Adult Mom, a garage band of the bedroom pop genre, made their album debut in 2013 with “i fell in love by accident.” The success of their EP “Sometimes Bad Happens”, featured by Rolling Stone in 2014, was followed by the recent release of their newest album, “Soft Spots,” in May. Its alluring cover, featuring warm soft tones and sensual subject matter, plays to the nature of the compiled tracks. While lead singer Stephanie Knipe’s voice carries dreamy and textured qualities, the songs often feature unexpected lyrics simultaneously naive and provocative. The band doesn’t appear to shy away from often taboo topics such as porn and gender ambiguity. Knipe’s sound, reminiscent of 90’s fem idols such as Natalie Imbruglia and Dolores O’Riordan, compliments the more current sound of the accompanying new wave beats.
“Soft Spots,” while collectively and intimately poetic, is composed of a vast array of styles. For example, stand out songs “Full Screen” and “Ephemeralness” are so uniquely different from one another, as to warrant a listener’s check that they are, in fact, tracks of the same album. “Full Screen,” quick, catchy, and controversial featuring lyrics speaking of a past summer love is utterly polar to “Ephemeralness,” a hushed, acoustic tribute to fears of abandonment and isolation, featuring simple and transparent lyrics.
Twenty-five minutes of variety, “Soft Spots” is no doubt a fresh summer find. [Meagan Whalen]
Recommended if you like: Jessie Ware, Frankie Cosmos, Free Cake For Every Creature
Listen to: Full Screen
“All The Beauty in This Whole Life” by Brother Ali is considerably woke. In an industry fueled by mainstream interpretations of Black America, Brother Ali brings a fresh, positive message to (especially the men) of the culture. Despite being blind, Ali can truly see the problems with all of American culture today. From social justice issues (see: “Dear Black Son”), to the concept of love and lust in our generation (see: “Can’t Take That Away”), this album has exceeded far beyond my expectations at delivering something almost unheard of in today’s rap industry: substance.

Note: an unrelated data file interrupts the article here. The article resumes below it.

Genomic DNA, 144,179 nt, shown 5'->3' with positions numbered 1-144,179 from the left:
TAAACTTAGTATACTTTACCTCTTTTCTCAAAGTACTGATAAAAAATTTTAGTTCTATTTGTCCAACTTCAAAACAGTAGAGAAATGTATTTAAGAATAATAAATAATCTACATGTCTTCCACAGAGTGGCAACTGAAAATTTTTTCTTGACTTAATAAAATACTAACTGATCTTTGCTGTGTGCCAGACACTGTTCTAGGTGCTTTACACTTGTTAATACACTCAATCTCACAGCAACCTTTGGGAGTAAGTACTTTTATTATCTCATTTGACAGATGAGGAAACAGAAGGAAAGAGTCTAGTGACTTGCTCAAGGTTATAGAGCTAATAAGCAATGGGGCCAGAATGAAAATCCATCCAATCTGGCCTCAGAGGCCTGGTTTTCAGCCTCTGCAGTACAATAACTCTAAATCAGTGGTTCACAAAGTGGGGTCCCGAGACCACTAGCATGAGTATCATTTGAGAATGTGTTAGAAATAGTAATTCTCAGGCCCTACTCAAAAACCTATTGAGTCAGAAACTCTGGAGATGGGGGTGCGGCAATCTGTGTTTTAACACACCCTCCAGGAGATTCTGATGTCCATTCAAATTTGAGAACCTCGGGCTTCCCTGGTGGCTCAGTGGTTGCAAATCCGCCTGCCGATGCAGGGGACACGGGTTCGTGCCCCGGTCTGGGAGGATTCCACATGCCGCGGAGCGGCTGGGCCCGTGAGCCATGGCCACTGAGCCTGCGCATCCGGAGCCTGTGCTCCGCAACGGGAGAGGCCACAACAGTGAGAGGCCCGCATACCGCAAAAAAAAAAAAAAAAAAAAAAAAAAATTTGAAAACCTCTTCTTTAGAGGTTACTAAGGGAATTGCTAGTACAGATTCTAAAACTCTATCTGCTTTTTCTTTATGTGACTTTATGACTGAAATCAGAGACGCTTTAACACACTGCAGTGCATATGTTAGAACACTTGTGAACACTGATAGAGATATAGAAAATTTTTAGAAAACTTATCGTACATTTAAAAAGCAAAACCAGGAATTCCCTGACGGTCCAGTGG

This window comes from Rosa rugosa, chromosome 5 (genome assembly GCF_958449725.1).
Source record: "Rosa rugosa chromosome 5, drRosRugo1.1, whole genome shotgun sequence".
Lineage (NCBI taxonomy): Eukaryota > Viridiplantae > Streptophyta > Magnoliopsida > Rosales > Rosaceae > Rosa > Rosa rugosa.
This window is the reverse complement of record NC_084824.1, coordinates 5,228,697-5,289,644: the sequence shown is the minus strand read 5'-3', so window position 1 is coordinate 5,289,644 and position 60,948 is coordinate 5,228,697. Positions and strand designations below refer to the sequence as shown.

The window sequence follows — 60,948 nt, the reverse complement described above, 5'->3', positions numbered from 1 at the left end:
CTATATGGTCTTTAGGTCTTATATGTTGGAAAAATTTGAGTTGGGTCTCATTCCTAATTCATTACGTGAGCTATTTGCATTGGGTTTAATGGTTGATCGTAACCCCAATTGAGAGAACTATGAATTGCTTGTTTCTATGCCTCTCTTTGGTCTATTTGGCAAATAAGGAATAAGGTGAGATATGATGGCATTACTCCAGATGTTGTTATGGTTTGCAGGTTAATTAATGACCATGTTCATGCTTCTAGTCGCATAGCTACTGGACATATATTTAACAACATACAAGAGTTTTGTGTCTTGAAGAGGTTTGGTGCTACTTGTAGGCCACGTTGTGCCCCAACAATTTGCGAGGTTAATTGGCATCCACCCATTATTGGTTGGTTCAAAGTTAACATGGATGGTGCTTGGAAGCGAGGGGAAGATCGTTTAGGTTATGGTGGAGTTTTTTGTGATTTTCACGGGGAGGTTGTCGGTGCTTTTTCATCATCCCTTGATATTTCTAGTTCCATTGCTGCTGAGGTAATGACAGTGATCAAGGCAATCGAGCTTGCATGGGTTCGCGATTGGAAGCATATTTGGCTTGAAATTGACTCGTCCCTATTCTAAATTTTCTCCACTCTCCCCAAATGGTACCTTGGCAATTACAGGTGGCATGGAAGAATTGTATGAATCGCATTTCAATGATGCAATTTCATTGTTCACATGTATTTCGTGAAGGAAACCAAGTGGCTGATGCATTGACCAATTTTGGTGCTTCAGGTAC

This is a truly raw album. Each song correlates under a general theme, yet conveys its own unique message. Aspects of Ali’s personal life from fatherhood to his religion have created messages that are not only for us, but for those closest to him. “All The Beauty in This Whole Life” is fresh. It goes back to the origins of the craft, where the music is about the message as opposed to the “beats” and flashy lifestyles.
Ali has created yet another politically charged collection that is truly fitting of America’s political and social climate. This album symbolizes what it means to use your gifts to try and implement change. In a world of Facebook arguments and controversial media, Ali uses “All The Beauty in This Whole Life” not to complain, but simply to comment and to make listeners empathize with the uncommon opinion. [Brianna Nobles]
Recommended if you like: Immortal Technique, R.A. The Rugged Man, Atmosphere
Listen to: “Dear Black Son”
From the minute I heard Hakim open his mouth, I knew I found a new artist to add to my chill playlist. His melodic beats, coupled with an earthy voice literally gave me chills. The album is a composition of love songs, each one having a fresh sound. Hakim’s Latin American roots shine in some of the tracks, but are still paired with an overall undertone of contemporary R&B. “Green Twins” is a very relaxing album to listen to. I would highly recommend listening to it for some good vibes on a long drive, your next beach trip, or if you need some chill study music. [Brianna Nobles]
Recommended if you like: The Hics, Silk Rhodes, Moses Sumney
Listen to: “Roller Skates”
First, there was nothing, then there was everything. Singer-songwriter and producer Mike Hadreas, also known as Perfume Genius, takes a sonic boom into his new release on the first track “Otherside,” as a simple string and piano melody turns into a giant dynamic blast of hyperbole. From then on, the album is a ship that sets sail on an unapologetic path through the adversity of being queer in America.